ROCHESTER, Minn. -- A new Mayo Clinic study shows that massage therapy decreases pain levels for patients after heart surgery. During a five-month period in 2005, 58 patients undergoing surgery participated in a pilot study to examine the effect of massage on pain after surgery. Of the 30 who received massage, the mean pain scores were less than 1 on a scale of 1 to 10, with 10 as the most painful.
Before the massage therapy, these patients rated their pain at an average of 3 on a 10-point scale. In the control group of 28, pain levels remained the same over the same period, according to findings published in the current edition of Complementary Therapies in Clinical Practice.
As a result of the pilot study, Mayo now has a full-time massage therapist available for patients after heart surgery, and a larger, randomized study is under way.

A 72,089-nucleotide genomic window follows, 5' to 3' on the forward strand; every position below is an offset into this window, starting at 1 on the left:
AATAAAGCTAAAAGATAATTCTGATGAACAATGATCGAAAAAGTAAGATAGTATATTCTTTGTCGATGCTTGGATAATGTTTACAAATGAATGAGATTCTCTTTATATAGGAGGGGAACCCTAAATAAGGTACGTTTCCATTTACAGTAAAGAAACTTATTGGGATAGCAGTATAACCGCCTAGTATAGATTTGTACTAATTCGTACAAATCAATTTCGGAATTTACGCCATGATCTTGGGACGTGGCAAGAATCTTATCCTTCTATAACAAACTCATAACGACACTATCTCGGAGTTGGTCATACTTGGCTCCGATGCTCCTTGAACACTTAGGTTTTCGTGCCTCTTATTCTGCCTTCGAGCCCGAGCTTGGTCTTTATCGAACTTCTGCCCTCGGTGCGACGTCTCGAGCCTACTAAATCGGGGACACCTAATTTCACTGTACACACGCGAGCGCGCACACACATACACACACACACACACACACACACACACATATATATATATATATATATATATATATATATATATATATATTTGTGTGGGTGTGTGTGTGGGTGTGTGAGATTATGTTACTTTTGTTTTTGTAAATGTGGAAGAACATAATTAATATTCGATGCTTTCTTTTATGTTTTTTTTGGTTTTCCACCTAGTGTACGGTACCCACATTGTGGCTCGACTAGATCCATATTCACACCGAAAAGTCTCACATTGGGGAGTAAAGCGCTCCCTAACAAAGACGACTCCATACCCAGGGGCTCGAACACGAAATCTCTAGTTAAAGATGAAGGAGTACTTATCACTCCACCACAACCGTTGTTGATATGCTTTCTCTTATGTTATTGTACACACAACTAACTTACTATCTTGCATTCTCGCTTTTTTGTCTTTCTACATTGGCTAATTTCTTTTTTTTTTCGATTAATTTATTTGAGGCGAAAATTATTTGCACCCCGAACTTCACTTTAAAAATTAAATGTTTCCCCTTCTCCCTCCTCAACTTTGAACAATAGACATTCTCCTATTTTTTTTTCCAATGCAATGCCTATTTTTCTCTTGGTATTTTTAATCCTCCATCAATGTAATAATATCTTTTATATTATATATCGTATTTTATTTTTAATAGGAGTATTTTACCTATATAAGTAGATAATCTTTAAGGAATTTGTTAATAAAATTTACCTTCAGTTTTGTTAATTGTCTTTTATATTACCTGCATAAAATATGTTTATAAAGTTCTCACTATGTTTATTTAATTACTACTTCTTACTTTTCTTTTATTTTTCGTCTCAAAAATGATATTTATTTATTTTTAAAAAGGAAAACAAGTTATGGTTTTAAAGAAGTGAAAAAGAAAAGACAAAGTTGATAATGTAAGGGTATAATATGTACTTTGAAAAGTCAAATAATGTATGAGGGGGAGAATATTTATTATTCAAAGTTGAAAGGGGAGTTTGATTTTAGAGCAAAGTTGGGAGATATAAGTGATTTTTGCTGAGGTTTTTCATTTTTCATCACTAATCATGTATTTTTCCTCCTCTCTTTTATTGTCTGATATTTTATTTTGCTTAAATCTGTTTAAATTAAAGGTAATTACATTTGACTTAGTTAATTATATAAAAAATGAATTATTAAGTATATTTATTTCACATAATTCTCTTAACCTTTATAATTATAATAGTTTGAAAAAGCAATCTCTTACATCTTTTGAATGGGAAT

Mayo Clinic's cardiovascular surgery group began looking at complementary therapies in 2004. "In surveys, we started to hear from patients that tension, stress, pain and anxiety hampered their recovery," says Susanne Cutshall, a registered nurse in Mayo Clinics cardiovascular surgery group and lead author of the study.
A team of nurses, surgeons, anesthesiologists, pharmacists and hospital administrators listened to patients' concerns, searched the literature and visited other hospitals. The result was the Healing Enhancement Program for cardiac surgery patients. It offers massage, music and guided imagery. The program combines evidence-based conventional care and evidence-based complementary and alternative medicine (CAM), Cutshall says.
"Our goal was to look at the patient's mind, body and spirit experience," Cutshall says. "We knew long ago that our patients had stress and pain, but it had been seen as a normal part of the process. Today, patients speak up more, and we recognize its not enough to fix the heart; we have to treat the whole patient. These therapies don't take the
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